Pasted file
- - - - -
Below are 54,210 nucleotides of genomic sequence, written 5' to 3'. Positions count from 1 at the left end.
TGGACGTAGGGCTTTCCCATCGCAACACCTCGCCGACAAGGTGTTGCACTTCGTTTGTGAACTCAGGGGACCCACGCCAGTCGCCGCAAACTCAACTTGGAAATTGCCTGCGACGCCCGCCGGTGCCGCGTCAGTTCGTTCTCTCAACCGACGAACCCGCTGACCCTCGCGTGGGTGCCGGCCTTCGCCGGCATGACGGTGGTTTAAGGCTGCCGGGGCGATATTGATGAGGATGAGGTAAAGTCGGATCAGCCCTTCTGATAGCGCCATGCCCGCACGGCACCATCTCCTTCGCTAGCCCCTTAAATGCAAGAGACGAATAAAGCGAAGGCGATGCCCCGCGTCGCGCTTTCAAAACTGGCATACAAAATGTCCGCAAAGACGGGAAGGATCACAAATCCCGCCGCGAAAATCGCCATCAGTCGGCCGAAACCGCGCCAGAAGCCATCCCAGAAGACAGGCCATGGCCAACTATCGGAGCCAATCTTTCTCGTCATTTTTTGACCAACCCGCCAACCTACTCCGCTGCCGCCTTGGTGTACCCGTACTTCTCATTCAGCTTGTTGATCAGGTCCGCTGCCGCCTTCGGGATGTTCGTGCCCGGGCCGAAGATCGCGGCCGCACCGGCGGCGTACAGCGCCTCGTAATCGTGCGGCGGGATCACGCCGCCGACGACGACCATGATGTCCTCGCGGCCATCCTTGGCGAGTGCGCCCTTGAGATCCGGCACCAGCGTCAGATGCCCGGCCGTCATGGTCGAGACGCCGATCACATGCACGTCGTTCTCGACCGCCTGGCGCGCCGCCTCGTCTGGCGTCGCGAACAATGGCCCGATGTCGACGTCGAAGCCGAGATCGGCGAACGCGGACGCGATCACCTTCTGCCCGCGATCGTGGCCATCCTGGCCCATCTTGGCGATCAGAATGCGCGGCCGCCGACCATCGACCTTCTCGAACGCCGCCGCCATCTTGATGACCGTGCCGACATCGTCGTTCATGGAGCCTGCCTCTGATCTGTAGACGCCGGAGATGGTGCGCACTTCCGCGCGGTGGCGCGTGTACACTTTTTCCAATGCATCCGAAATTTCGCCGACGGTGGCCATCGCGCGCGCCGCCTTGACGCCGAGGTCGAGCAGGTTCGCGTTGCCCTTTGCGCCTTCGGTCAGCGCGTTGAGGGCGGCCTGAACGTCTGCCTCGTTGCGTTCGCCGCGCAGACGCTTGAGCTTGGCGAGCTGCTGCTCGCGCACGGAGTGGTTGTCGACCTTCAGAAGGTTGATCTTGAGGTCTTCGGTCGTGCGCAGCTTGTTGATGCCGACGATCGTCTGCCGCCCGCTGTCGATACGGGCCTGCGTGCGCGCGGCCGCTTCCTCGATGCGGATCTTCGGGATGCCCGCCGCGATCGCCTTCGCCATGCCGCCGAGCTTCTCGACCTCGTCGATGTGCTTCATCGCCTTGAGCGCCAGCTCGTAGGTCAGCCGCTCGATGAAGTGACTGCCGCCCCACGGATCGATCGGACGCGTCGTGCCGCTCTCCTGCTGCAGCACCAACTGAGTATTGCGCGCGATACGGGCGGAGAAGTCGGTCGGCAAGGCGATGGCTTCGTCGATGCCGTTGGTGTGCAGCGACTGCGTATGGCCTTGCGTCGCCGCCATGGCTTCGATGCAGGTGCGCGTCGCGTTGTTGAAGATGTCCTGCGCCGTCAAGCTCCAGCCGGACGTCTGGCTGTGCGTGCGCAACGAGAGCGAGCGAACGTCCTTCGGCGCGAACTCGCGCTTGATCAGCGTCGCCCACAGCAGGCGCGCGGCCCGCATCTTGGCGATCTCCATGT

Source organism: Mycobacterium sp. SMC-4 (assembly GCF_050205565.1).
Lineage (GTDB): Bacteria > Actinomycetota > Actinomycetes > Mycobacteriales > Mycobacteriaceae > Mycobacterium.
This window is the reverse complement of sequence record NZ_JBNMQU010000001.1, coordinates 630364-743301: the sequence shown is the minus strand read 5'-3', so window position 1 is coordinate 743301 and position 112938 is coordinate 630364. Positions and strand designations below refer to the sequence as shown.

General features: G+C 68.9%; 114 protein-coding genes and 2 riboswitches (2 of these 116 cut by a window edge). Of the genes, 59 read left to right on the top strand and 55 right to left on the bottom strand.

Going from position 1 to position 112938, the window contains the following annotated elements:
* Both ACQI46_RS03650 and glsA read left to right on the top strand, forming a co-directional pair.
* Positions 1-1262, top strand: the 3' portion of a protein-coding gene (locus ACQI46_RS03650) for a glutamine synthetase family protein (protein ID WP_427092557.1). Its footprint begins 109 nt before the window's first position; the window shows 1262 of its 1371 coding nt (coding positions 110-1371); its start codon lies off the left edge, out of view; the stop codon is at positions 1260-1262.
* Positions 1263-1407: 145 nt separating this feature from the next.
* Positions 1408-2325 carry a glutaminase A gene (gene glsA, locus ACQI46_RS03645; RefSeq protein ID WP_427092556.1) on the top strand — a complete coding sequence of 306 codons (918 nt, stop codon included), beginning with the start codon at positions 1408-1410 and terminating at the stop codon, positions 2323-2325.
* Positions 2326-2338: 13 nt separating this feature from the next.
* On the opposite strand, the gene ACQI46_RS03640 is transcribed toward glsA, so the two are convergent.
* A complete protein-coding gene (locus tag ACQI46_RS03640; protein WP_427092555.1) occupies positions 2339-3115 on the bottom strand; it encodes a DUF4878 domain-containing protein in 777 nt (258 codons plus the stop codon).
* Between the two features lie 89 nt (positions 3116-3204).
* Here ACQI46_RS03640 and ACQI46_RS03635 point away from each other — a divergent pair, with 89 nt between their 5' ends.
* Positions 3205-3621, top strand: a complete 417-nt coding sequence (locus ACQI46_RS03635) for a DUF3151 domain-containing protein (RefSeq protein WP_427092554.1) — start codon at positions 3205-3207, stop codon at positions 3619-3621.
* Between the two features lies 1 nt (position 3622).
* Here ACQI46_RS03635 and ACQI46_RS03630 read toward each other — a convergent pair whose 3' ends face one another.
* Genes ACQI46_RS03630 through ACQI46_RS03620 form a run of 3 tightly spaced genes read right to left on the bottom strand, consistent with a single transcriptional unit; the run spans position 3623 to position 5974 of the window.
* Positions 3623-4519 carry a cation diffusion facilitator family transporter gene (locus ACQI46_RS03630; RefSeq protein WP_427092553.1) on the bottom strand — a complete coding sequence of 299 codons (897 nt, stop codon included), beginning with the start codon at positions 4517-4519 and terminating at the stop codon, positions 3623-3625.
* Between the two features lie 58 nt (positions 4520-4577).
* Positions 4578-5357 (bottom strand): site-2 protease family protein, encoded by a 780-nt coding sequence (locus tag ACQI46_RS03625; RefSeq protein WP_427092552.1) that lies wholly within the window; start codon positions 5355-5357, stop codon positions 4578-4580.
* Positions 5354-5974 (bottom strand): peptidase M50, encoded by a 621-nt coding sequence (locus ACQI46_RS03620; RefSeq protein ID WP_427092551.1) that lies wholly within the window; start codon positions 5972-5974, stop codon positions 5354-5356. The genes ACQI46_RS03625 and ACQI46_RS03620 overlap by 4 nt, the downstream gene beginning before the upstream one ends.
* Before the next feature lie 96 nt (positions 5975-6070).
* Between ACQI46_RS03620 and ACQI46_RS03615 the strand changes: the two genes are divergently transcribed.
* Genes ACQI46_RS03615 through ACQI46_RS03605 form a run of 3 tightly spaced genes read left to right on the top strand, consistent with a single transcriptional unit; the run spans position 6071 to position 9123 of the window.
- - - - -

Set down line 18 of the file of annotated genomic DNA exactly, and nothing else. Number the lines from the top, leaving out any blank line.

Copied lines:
* Between the two features lies 1 nt (position 3622).